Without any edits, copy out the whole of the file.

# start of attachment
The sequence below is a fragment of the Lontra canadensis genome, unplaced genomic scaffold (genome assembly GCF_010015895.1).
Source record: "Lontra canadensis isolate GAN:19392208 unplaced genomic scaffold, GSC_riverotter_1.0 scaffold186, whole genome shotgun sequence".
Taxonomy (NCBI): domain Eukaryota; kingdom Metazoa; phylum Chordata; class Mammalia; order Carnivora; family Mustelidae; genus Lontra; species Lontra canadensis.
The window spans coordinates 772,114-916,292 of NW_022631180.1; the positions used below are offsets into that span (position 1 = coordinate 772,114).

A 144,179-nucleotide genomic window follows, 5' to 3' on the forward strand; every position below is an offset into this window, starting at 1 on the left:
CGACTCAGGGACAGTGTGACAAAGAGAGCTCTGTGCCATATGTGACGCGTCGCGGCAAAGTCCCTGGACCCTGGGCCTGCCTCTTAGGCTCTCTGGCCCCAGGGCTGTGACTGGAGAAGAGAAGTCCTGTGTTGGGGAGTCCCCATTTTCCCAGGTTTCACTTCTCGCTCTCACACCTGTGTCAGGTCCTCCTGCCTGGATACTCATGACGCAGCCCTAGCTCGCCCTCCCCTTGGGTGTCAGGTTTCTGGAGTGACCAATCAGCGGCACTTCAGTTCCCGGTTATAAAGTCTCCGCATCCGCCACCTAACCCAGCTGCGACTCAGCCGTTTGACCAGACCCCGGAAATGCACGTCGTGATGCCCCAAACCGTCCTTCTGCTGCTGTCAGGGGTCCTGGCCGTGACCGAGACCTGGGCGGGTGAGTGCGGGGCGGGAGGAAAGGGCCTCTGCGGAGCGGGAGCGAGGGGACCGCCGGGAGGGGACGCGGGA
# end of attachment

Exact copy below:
The sequence below is a fragment of the Lontra canadensis genome, unplaced genomic scaffold (genome assembly GCF_010015895.1).
Source record: "Lontra canadensis isolate GAN:19392208 unplaced genomic scaffold, GSC_riverotter_1.0 scaffold186, whole genome shotgun sequence".
Taxonomy (NCBI): domain Eukaryota; kingdom Metazoa; phylum Chordata; class Mammalia; order Carnivora; family Mustelidae; genus Lontra; species Lontra canadensis.
The window spans coordinates 772,114-916,292 of NW_022631180.1; the positions used below are offsets into that span (position 1 = coordinate 772,114).

A 144,179-nucleotide genomic window follows, 5' to 3' on the forward strand; every position below is an offset into this window, starting at 1 on the left:
CGACTCAGGGACAGTGTGACAAAGAGAGCTCTGTGCCATATGTGACGCGTCGCGGCAAAGTCCCTGGACCCTGGGCCTGCCTCTTAGGCTCTCTGGCCCCAGGGCTGTGACTGGAGAAGAGAAGTCCTGTGTTGGGGAGTCCCCATTTTCCCAGGTTTCACTTCTCGCTCTCACACCTGTGTCAGGTCCTCCTGCCTGGATACTCATGACGCAGCCCTAGCTCGCCCTCCCCTTGGGTGTCAGGTTTCTGGAGTGACCAATCAGCGGCACTTCAGTTCCCGGTTATAAAGTCTCCGCATCCGCCACCTAACCCAGCTGCGACTCAGCCGTTTGACCAGACCCCGGAAATGCACGTCGTGATGCCCCAAACCGTCCTTCTGCTGCTGTCAGGGGTCCTGGCCGTGACCGAGACCTGGGCGGGTGAGTGCGGGGCGGGAGGAAAGGGCCTCTGCGGAGCGGGAGCGAGGGGACCGCCGGGAGGGGACGCGGGA